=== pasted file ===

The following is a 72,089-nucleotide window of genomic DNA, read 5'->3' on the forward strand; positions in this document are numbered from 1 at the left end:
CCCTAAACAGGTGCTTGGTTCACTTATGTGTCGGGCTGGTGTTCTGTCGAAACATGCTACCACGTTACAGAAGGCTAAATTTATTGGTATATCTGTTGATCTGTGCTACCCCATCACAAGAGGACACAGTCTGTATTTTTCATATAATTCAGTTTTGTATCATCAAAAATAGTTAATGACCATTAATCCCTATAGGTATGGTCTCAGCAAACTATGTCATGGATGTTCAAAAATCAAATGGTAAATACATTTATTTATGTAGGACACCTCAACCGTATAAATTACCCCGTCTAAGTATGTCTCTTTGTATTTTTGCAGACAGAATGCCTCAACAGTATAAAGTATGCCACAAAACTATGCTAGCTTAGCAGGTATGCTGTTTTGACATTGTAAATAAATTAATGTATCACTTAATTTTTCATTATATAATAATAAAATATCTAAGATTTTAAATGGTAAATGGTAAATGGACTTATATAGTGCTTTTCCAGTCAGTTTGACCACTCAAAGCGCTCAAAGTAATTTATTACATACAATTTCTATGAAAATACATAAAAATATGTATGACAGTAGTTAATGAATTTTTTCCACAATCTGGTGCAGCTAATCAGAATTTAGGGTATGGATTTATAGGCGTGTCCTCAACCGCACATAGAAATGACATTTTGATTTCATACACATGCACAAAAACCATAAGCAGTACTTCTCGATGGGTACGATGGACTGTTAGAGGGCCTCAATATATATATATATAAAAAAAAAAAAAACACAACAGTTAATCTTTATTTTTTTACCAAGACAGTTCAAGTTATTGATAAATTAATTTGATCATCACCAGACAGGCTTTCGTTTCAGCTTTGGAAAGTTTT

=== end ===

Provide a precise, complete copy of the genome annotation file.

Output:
The following is a 72,089-nucleotide window of genomic DNA, read 5'->3' on the forward strand; positions in this document are numbered from 1 at the left end:
CCCTAAACAGGTGCTTGGTTCACTTATGTGTCGGGCTGGTGTTCTGTCGAAACATGCTACCACGTTACAGAAGGCTAAATTTATTGGTATATCTGTTGATCTGTGCTACCCCATCACAAGAGGACACAGTCTGTATTTTTCATATAATTCAGTTTTGTATCATCAAAAATAGTTAATGACCATTAATCCCTATAGGTATGGTCTCAGCAAACTATGTCATGGATGTTCAAAAATCAAATGGTAAATACATTTATTTATGTAGGACACCTCAACCGTATAAATTACCCCGTCTAAGTATGTCTCTTTGTATTTTTGCAGACAGAATGCCTCAACAGTATAAAGTATGCCACAAAACTATGCTAGCTTAGCAGGTATGCTGTTTTGACATTGTAAATAAATTAATGTATCACTTAATTTTTCATTATATAATAATAAAATATCTAAGATTTTAAATGGTAAATGGTAAATGGACTTATATAGTGCTTTTCCAGTCAGTTTGACCACTCAAAGCGCTCAAAGTAATTTATTACATACAATTTCTATGAAAATACATAAAAATATGTATGACAGTAGTTAATGAATTTTTTCCACAATCTGGTGCAGCTAATCAGAATTTAGGGTATGGATTTATAGGCGTGTCCTCAACCGCACATAGAAATGACATTTTGATTTCATACACATGCACAAAAACCATAAGCAGTACTTCTCGATGGGTACGATGGACTGTTAGAGGGCCTCAATATATATATATATAAAAAAAAAAAAAACACAACAGTTAATCTTTATTTTTTTACCAAGACAGTTCAAGTTATTGATAAATTAATTTGATCATCACCAGACAGGCTTTCGTTTCAGCTTTGGAAAGTTTT